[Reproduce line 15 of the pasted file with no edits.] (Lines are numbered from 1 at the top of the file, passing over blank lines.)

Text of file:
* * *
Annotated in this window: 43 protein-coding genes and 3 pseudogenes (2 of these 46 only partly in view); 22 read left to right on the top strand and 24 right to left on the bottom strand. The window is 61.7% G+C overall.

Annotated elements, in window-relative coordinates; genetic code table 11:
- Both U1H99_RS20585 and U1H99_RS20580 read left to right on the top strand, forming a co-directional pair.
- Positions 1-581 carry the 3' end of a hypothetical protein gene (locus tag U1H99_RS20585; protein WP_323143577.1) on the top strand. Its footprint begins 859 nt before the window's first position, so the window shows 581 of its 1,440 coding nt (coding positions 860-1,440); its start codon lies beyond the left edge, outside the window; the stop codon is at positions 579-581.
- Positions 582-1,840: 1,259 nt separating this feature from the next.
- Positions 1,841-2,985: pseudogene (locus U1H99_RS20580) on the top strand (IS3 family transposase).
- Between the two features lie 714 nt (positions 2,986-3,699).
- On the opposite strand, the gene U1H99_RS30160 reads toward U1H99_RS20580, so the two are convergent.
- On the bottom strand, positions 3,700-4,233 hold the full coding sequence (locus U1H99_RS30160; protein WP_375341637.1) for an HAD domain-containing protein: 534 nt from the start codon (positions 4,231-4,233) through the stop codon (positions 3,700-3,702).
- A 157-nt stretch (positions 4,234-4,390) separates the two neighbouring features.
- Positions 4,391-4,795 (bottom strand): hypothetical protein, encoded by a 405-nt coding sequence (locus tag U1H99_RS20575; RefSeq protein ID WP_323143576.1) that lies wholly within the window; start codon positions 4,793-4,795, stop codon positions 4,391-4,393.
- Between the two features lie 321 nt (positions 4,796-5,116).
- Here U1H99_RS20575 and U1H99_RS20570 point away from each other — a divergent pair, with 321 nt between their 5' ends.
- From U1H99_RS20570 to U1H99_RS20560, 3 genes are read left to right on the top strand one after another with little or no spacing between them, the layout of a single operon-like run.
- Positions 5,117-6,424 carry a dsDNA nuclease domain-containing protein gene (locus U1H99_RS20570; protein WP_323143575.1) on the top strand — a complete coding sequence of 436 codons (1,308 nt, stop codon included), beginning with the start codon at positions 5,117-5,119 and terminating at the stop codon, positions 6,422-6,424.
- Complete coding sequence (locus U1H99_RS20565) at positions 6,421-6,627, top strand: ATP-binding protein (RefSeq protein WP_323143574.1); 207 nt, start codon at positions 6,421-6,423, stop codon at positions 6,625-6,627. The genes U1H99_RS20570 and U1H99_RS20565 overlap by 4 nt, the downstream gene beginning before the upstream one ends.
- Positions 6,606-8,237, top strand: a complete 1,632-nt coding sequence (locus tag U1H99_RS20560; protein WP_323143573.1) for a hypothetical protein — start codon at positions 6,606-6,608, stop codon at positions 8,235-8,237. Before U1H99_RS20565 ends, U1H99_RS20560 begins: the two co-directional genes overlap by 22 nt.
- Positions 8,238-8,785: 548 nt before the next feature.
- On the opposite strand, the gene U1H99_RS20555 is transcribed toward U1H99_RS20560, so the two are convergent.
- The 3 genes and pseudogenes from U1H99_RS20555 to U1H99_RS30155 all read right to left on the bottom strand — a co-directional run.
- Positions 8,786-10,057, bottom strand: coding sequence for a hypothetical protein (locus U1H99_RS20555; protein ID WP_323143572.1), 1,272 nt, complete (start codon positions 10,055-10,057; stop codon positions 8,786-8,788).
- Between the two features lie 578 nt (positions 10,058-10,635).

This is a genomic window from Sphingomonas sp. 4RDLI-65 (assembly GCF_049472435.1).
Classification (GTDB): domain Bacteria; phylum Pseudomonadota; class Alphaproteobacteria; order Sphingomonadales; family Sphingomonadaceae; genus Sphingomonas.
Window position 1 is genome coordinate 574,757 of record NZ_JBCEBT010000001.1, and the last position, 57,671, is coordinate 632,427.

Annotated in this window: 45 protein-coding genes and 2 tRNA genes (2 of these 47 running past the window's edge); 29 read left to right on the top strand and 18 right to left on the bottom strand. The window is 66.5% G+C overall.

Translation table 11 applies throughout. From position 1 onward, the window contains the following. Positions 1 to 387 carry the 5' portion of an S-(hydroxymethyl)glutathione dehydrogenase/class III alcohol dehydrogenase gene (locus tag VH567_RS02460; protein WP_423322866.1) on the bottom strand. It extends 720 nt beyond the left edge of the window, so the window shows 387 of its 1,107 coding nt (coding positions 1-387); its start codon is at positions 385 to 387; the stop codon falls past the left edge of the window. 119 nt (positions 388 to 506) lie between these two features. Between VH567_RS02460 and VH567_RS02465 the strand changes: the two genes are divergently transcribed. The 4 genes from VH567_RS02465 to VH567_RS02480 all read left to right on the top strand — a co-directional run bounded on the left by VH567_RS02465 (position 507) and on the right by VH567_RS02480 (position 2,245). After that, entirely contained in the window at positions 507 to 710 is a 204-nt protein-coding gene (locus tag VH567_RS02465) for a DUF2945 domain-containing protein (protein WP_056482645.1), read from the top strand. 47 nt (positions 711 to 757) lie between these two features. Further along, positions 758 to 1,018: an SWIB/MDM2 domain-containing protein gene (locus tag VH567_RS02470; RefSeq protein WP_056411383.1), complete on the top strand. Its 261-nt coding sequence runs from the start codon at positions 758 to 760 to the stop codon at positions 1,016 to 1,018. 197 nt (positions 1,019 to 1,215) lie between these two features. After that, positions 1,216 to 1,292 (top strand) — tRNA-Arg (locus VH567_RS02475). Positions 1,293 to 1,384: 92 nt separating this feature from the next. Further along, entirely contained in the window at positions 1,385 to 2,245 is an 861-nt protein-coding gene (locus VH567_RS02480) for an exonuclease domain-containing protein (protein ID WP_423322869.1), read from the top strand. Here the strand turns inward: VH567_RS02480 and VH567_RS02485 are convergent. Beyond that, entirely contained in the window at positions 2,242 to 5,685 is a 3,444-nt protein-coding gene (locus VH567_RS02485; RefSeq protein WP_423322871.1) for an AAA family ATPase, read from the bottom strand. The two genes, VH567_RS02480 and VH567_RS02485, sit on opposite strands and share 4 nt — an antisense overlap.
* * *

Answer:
- Positions 5,117-6,424 carry a dsDNA nuclease domain-containing protein gene (locus U1H99_RS20570; protein WP_323143575.1) on the top strand — a complete coding sequence of 436 codons (1,308 nt, stop codon included), beginning with the start codon at positions 5,117-5,119 and terminating at the stop codon, positions 6,422-6,424.